What I Wanted the Camera to See
Imagine, me, the photographer who prided herself with wide expansive landscapes dependent on the magic light of golden hour, finding the world in detail and form…
This has been as a result in part of returning to the subject matter of industrialism and mills. It is a treasure hunt for subjects that tell stories, a rusted hinge, an embossed trademark on the lintel over a door; training my eye to see the essence of the subject with minimal distraction from areas not essential to the feeling of the piece. The subjective aspect is in the recognition of the subject to begin with. If I were to draw on paper the object of my interest, it easier to be objective of what to include and exclude from the frame.. Why then populate the frame differently because I can capture it mechanically?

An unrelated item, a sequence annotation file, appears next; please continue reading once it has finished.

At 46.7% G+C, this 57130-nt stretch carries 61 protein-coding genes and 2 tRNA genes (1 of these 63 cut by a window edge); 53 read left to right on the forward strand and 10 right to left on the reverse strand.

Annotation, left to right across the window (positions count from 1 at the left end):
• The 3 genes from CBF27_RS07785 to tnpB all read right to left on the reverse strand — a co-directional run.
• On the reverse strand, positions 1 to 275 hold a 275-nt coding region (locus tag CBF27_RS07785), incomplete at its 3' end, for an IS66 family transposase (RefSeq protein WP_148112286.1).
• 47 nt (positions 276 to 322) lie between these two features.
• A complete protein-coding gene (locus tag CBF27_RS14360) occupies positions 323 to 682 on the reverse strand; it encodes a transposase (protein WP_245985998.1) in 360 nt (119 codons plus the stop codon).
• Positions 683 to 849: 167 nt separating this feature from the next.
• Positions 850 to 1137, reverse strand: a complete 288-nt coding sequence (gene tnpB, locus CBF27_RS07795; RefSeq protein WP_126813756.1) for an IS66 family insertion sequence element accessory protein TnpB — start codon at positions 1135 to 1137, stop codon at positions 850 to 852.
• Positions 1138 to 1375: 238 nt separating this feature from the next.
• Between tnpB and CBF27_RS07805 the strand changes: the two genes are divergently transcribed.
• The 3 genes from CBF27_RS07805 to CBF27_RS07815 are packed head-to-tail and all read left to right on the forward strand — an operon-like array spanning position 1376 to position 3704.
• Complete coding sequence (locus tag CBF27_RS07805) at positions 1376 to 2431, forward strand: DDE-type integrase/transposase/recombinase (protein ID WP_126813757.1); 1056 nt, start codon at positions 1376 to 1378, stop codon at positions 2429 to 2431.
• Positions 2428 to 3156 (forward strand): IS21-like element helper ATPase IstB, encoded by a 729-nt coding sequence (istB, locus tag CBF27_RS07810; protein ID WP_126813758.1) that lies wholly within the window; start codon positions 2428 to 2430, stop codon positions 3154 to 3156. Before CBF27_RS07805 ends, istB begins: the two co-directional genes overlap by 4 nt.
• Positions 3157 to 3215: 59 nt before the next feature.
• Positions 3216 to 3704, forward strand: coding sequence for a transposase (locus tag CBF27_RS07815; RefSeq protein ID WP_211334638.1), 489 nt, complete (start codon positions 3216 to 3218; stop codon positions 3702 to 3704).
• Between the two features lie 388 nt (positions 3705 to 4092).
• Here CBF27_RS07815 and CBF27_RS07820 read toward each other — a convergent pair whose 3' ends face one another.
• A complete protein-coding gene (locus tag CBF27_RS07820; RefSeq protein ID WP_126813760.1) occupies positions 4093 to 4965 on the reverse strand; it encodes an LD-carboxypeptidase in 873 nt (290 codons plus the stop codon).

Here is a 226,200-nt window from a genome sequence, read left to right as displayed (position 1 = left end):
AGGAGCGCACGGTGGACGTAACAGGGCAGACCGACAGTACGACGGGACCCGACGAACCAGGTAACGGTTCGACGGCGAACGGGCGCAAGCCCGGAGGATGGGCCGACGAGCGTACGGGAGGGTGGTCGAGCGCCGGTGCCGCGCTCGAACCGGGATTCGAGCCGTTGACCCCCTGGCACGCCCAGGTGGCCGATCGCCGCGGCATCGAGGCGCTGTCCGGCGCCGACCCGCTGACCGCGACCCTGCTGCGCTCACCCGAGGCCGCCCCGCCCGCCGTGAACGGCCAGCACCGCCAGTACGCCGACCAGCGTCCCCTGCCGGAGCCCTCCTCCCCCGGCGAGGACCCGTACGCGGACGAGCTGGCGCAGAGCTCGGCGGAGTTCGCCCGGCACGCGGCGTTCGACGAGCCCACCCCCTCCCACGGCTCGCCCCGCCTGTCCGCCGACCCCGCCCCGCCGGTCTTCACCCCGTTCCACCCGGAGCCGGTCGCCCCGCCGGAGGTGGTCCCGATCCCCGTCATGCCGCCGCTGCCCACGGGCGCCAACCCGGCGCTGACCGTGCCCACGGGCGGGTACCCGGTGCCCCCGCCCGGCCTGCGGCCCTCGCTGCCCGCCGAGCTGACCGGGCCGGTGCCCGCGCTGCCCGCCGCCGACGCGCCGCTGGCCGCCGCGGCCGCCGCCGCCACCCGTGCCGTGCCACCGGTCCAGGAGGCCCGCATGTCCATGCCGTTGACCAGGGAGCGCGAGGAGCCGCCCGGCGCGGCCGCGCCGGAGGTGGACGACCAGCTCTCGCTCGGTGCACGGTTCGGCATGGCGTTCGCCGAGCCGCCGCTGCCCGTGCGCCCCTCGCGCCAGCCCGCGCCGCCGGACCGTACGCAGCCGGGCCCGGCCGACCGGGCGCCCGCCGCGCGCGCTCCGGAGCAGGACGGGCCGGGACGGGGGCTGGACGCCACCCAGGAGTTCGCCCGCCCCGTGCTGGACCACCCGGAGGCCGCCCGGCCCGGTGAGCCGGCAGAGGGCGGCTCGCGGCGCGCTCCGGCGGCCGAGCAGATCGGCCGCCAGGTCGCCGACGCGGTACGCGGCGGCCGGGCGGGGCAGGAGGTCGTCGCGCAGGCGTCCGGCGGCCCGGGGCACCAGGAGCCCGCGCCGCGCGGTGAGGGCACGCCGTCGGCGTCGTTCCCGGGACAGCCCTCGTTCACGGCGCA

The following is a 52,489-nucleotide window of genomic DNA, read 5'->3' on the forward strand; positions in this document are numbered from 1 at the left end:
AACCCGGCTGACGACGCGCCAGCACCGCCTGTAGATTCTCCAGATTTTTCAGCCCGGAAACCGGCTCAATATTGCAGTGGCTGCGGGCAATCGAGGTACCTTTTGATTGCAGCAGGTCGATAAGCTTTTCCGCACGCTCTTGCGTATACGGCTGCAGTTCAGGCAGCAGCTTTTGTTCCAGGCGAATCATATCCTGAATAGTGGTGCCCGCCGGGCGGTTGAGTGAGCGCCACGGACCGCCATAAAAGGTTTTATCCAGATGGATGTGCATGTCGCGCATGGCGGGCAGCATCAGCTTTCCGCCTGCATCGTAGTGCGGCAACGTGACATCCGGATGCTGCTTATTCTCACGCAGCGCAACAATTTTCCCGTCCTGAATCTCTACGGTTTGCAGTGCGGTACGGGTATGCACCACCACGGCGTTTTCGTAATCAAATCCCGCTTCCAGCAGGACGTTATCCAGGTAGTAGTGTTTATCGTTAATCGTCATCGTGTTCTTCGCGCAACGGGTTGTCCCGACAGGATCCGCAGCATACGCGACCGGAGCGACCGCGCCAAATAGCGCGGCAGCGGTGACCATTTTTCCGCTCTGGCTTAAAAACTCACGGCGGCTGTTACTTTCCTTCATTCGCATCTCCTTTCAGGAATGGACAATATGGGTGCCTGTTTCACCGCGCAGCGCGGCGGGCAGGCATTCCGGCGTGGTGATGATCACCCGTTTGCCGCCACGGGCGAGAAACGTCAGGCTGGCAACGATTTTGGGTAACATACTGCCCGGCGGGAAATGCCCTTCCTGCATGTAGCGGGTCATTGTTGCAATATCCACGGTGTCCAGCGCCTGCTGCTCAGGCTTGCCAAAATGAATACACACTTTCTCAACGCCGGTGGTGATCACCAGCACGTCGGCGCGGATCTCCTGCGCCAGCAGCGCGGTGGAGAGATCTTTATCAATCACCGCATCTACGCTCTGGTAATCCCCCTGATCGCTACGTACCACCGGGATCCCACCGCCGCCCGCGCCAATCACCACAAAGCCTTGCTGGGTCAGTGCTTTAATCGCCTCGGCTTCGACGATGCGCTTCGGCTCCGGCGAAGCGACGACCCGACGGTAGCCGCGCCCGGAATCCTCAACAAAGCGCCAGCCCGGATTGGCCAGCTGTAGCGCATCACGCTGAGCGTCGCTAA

My approach is to consider my subject and ask what will be the essence of this image? For example, in this image from the Whitinsville Mill, the story is suggested in the craftsmanship, and layers of texture that one might imagine from such a small element.
Additionally, the return to the subject of industrialism presents the opportunity to look at vernacular form. As we explored the Providence River by boat we passing under the Point Street Bridge, the bold graphic shapes of the old power plant came into view. Repeating patterns of rectangles, diagonals and negative space are the building blocks this image. But it was this industrial structure, created for a purpose that really was my objective.
There are examples of all of my work at cindywilsonphoto.com. Visit and let me know what you think!